With apologies to the rockers at R.E.M., it's the end of Dell (Nasdaq: DELL) as we've known it. Mike Cannon, president of global operations for the PC maker, just said so.

Quoting from his comments at a meeting with analysts, held in Austin earlier today:

Our environment has dramatically changed, particularly in the last five years. The direct model and competitive supply chain was the right approach at the time. But we have to evolve our model because our competitive environment is changing.

What Cannon could mean is that fellow Stock Advisor selection Apple (Nasdaq: AAPL) has risen as Dell has fallen. A series of strategic moves by CEO Steve Jobs is to blame. Two come immediately to mind:

  • Retail: Apple beats both Best Buy (NYSE: BBY) and Circuit City (NYSE: CC) in sales per square foot at its 180-plus retail stores. Having them as a try-before-you-buy demo lab for new iPods and iPhones has been a boon to sales.
  • Contract manufacturing: For years, Apple has maintained relationships with Asian suppliers to build its products, cutting costs by outsourcing its supply chain.

Dell has been toying with retail for some time thanks to a deal with Wal-Mart (NYSE: WMT). But contract manufacturing? That'd be heresy. Dell, after all, is a build-to-order shop that practically invented the idea of lean manufacturing and, in the process, created what many viewed as a sustainable competitive advantage.

Many including Cannon -- until recently. Quoting once more:

A typical desktop program for Dell can have over half a million different configurations. Why did we do that? Because we could. But now, if customers don't need that, we've got to go rip that cost out.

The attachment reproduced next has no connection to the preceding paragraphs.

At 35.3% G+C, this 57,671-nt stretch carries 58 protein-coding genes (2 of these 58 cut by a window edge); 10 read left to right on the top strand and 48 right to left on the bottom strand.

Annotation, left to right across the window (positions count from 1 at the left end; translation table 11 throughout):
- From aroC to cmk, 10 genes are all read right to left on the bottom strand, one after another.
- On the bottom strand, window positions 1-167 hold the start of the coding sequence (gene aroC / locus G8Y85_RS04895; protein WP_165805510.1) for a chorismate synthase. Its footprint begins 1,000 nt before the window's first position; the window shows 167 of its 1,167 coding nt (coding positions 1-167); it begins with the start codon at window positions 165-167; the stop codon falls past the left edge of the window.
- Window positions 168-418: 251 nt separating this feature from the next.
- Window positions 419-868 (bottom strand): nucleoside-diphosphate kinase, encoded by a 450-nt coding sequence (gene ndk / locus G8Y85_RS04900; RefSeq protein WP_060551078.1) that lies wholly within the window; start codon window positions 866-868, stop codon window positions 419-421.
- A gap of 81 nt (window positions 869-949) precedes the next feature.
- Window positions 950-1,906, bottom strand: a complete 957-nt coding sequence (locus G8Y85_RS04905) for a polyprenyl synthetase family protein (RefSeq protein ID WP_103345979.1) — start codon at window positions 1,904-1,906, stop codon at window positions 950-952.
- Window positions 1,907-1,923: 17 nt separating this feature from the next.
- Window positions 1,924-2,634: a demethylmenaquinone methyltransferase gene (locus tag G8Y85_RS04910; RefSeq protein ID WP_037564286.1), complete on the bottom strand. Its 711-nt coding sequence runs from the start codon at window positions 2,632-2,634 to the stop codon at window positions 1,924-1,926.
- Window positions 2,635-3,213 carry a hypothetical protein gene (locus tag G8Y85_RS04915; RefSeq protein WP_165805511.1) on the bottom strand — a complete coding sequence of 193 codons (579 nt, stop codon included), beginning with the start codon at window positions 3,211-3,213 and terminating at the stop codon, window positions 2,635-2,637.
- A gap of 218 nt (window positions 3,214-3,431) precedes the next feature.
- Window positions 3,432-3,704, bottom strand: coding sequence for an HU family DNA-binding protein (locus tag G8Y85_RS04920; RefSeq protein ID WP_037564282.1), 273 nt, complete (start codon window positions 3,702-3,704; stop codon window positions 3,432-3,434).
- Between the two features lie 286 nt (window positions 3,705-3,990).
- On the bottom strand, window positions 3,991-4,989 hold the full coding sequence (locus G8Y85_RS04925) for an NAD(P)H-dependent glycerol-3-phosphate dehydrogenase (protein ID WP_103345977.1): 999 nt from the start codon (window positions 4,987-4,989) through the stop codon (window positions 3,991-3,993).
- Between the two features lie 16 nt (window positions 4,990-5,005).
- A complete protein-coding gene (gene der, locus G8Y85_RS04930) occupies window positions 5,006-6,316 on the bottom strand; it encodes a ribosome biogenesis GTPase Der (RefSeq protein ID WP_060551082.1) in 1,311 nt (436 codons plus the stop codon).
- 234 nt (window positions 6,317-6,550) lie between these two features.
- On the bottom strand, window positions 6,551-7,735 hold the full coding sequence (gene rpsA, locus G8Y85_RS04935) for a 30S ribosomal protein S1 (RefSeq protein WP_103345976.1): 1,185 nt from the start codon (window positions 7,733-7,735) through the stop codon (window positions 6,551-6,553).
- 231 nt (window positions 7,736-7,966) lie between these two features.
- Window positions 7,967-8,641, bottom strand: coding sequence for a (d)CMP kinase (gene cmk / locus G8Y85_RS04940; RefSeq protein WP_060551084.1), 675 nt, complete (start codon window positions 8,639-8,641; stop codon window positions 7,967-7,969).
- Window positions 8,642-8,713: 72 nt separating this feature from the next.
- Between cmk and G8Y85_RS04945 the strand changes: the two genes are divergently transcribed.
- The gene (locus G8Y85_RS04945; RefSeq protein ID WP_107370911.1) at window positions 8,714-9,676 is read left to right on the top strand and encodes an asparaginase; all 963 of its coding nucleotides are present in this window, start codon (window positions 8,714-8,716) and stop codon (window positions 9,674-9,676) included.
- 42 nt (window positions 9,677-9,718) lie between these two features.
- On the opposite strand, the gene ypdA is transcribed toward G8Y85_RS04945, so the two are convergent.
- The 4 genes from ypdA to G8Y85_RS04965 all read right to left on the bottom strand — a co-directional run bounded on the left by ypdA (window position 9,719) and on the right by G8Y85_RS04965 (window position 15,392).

Translation: We're going to simplify the product line and outsource some manufacturing. So, yeah, we like what Apple's doing.

Don't look at me that way. Rumors of Dell imitating Apple have been flying for months, if not years. And for good reason. Dell hired Ron Garriques away from Motorola (NYSE: MOT) last year to run its consumer group, leading some -- including yours truly -- to speculate that a Dell-branded smartphone was in our future. More recently, the rumor has changed to a deal with Google for an Android-powered device.  

Cut to run
There's more than Apple envy at work here, though. Dell says it will be more aggressive with job and cost cuts. Roughly 8,800 employees will get pink slips. Some of them may have already -- a manufacturing plant in Austin was shut down earlier this week. All told, executives expect to cut $3 billion in annual operating costs.

No doubt that'll help. Sales were up 10% in the fourth quarter, but operating margin slipped to 4.8%. Inventory was up more than 78%. And Hewlett-Packard (NYSE: HPQ) is still the PC market share leader. All of that and more speak poorly for the team managing Dell's operations.

But I, too, should eat some crow. Much as I've poked fun at Dell for its seemingly ludicrous cut-to-grow strategy, CEO Michael Dell was right: His company needs to shed a few pounds.

And after that, what's next, Mike? When Dell is a lower-cost version of Apple, with fewer products, a limited R&D budget, a decent retail presence, and a vastly diminished build-to-order business, isn't it just ... Gateway?

There's more to Steve than the black turtleneck, Mike.

This article represents the opinion of the writer, who may disagree with the “official” recommendation position of a Motley Fool premium advisory service. We’re motley! Questioning an investing thesis -- even one of our own -- helps us all think critically about investing and make decisions that help us become smarter, happier, and richer.